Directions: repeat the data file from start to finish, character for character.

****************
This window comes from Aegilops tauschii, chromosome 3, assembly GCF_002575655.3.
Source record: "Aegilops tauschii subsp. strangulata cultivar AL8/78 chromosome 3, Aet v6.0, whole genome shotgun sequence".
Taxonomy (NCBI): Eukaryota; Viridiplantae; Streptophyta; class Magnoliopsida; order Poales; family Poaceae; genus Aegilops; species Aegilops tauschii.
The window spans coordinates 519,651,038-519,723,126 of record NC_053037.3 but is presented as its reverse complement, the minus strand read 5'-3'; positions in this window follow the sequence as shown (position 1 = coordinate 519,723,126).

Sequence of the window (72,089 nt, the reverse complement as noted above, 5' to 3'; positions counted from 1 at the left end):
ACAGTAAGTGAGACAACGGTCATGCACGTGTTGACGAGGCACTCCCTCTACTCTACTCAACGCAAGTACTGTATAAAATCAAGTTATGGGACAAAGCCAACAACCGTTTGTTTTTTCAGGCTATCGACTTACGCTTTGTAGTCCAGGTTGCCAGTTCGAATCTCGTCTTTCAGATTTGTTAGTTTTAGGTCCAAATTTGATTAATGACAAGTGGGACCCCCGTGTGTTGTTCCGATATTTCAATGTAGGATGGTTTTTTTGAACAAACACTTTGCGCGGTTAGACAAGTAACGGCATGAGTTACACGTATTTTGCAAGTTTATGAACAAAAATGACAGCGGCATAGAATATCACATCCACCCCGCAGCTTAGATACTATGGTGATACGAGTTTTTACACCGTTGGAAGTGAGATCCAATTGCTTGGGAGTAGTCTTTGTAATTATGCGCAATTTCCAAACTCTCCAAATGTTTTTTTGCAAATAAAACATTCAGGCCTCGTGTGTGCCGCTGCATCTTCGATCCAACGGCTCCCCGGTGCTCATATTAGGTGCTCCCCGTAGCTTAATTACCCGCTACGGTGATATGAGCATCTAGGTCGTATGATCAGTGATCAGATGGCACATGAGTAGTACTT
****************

This window comes from Aegilops tauschii, chromosome 3, assembly GCF_002575655.3.
Source record: "Aegilops tauschii subsp. strangulata cultivar AL8/78 chromosome 3, Aet v6.0, whole genome shotgun sequence".
Taxonomy (NCBI): Eukaryota; Viridiplantae; Streptophyta; class Magnoliopsida; order Poales; family Poaceae; genus Aegilops; species Aegilops tauschii.
The window spans coordinates 519,651,038-519,723,126 of record NC_053037.3 but is presented as its reverse complement, the minus strand read 5'-3'; positions in this window follow the sequence as shown (position 1 = coordinate 519,723,126).

Sequence of the window (72,089 nt, the reverse complement as noted above, 5' to 3'; positions counted from 1 at the left end):
ACAGTAAGTGAGACAACGGTCATGCACGTGTTGACGAGGCACTCCCTCTACTCTACTCAACGCAAGTACTGTATAAAATCAAGTTATGGGACAAAGCCAACAACCGTTTGTTTTTTCAGGCTATCGACTTACGCTTTGTAGTCCAGGTTGCCAGTTCGAATCTCGTCTTTCAGATTTGTTAGTTTTAGGTCCAAATTTGATTAATGACAAGTGGGACCCCCGTGTGTTGTTCCGATATTTCAATGTAGGATGGTTTTTTTGAACAAACACTTTGCGCGGTTAGACAAGTAACGGCATGAGTTACACGTATTTTGCAAGTTTATGAACAAAAATGACAGCGGCATAGAATATCACATCCACCCCGCAGCTTAGATACTATGGTGATACGAGTTTTTACACCGTTGGAAGTGAGATCCAATTGCTTGGGAGTAGTCTTTGTAATTATGCGCAATTTCCAAACTCTCCAAATGTTTTTTTGCAAATAAAACATTCAGGCCTCGTGTGTGCCGCTGCATCTTCGATCCAACGGCTCCCCGGTGCTCATATTAGGTGCTCCCCGTAGCTTAATTACCCGCTACGGTGATATGAGCATCTAGGTCGTATGATCAGTGATCAGATGGCACATGAGTAGTACTT